CANBERRA -- As is usual these days, underneath every triumphant and even middling announcement by the Turnbull Government, there is Tony.
Abbott, of course.
Thursday was supposed to be Malcolm Turnbull being hard on immigration (again), standing up for "Australian values" and saying no to any prospective migrant who has issues with women.
Later in the day, it was a Prime Minister attempting to get an energy boost from an announcement in Northern Tasmania on a +$2.5 million feasibility study into increasing the pumped hydro power capacity of Tassie Hydro. "This is a great nation-building story here, just like Snowy Hydro," Turnbull told reporters in Launceston.
But there is another story doing the rounds. And it has been since September 2015.
Secret polling: How Malcolm Turnbull helped 'save' Tony Abbott https://t.co/dYq58HStxw— Phillip Coorey (@PhillipCoorey) April 19, 2017
The Financial Review reported on Thursday that Turnbull intervened to save Abbott, politically, 10 days out before the 2016 election after Liberal Party polling found the former Prime Minister was in serious danger of losing his long held seat of Warringah on preferences to either to independent James Mathison, Labor or Nick Xenophon Team candidate Marie Rowland.
The Prime Minister assisted with robo-calls -- and former Prime Minister John Howard and reportedly broadcasters Ray Hadley and Alan Jones were also enlisted -- and Abbott survived with 61.6 percent of the two-party-preferred vote (against the Greens), a decline of 4 percent.
Turnbull warned Warringah voters: Return Abbott or face hung parliament or Shorten Labor Govt. Even promised to save Reef! Story SMH soon pic.twitter.com/3umYGMKwA7— Heath Aston (@HeathJAston) April 20, 2017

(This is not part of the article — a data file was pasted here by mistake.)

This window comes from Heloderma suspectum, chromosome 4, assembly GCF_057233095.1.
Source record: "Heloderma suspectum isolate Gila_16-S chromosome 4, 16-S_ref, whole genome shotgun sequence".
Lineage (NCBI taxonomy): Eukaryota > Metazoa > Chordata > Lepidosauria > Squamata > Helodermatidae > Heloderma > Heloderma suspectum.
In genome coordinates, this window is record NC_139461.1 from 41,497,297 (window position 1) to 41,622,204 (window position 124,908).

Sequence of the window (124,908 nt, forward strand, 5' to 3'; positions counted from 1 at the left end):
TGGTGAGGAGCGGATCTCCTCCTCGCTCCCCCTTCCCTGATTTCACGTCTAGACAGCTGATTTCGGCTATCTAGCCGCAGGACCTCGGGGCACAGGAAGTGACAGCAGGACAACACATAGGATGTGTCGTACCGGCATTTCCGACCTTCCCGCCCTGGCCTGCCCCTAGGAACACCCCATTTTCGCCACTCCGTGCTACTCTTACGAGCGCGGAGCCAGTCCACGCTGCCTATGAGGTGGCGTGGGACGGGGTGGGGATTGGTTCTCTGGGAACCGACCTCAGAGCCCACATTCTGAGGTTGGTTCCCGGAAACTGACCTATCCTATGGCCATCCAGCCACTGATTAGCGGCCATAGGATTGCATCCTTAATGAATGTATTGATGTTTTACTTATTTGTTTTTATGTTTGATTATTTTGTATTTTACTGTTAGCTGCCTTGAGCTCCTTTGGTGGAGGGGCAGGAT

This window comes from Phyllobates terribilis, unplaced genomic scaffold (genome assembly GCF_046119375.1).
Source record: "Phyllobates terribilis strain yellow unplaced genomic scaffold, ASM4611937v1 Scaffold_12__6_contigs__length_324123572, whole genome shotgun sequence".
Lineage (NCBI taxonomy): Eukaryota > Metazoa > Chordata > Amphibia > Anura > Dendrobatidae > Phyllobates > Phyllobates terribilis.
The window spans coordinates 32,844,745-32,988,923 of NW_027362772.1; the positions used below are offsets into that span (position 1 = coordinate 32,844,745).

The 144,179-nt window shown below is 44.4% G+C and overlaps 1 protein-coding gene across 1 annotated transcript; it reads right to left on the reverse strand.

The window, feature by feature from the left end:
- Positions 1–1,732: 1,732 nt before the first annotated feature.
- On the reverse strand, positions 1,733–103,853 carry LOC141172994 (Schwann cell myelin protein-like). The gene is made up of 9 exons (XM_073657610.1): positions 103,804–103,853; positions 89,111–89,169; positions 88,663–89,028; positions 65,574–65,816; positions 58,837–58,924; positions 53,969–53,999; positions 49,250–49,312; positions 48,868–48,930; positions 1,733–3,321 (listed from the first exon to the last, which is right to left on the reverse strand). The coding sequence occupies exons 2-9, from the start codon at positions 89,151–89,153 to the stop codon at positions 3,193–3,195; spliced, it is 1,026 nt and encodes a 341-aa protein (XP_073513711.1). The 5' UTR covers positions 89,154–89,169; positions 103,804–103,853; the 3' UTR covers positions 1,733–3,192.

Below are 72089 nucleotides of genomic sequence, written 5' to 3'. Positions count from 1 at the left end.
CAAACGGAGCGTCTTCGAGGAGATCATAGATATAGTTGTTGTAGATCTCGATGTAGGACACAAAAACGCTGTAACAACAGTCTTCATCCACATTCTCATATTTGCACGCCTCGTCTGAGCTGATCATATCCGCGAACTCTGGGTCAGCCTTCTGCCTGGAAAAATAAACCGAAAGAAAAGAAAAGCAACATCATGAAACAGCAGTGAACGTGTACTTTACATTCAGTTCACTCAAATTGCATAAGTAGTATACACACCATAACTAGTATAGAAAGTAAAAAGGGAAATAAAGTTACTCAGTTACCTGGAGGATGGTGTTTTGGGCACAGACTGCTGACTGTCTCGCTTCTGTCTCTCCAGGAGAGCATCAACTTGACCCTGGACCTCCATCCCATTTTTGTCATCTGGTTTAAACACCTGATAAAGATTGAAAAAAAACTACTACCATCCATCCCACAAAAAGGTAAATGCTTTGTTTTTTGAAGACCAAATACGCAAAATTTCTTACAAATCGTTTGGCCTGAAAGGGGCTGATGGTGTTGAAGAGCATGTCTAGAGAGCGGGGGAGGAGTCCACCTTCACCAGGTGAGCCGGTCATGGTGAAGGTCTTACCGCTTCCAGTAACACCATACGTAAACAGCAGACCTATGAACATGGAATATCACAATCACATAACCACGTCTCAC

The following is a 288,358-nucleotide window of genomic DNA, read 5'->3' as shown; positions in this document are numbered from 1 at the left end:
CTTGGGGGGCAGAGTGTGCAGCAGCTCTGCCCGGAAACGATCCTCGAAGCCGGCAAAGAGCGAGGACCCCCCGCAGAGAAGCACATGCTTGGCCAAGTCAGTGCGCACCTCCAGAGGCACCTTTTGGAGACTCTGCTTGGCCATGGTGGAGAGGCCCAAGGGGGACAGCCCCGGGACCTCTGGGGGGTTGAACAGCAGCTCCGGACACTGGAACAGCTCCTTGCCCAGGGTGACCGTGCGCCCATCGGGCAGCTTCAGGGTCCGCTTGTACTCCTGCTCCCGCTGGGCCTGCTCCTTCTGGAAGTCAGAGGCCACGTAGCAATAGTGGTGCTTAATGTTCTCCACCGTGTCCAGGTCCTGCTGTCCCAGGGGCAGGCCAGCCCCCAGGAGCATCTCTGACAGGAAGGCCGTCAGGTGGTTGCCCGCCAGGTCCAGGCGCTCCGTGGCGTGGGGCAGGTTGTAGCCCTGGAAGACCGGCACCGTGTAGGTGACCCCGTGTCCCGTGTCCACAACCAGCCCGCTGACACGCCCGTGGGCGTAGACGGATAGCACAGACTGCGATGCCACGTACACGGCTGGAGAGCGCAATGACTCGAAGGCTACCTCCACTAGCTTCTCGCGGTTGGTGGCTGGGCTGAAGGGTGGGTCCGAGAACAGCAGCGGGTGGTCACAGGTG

To Abbott, the news that he was on the nose with the electorate and needed Turnbull was "sneaky and underhand" and had to stop.
"It really does need to stop. It is absolutely corrosive of trust," he told Channel Nine on Thursday.
"The polling in question was very, very closely held. I had it, (then Liberal Party Federal Director) Tony Nutt had it, the Prime Minister had it and I'm just very disappointed that someone has chosen to put it out there for self-serving reasons."
The number of people who had had access to the polling may have changed, but it is of note that it's turned up now, just days after Abbott's latest incursion into leadership issues. He's defying calls for him to quit politics and insists he had a "right" and a "duty" to speak out.
So who would benefit from leaking? It could make Turnbull look like a hero sweeping into save the man he ousted, but any mention of Tony Abbot does Turnbull no favours.
In the end it does not really matter who did the leaking. The Turnbull/Abbott relationship is the weeping sore of the Liberal Party which keeps getting split open.
For his part, Turnbull said in Launceston that he does not know who did the leaking but he is going to "make inquiries".
"These things are always regrettable," he told reporters. "We put in a great team effort last year.
"I know there have been a few regrets about the election result and we're obviously very sorry to lose our great three amigos here in Tasmania but we won the election, we're getting on with the job and we're delivering right around Australia including for the people of Tasmania."
That's it, they won the election. By one seat. It is lucky he has got Tony, in a manner of speaking.
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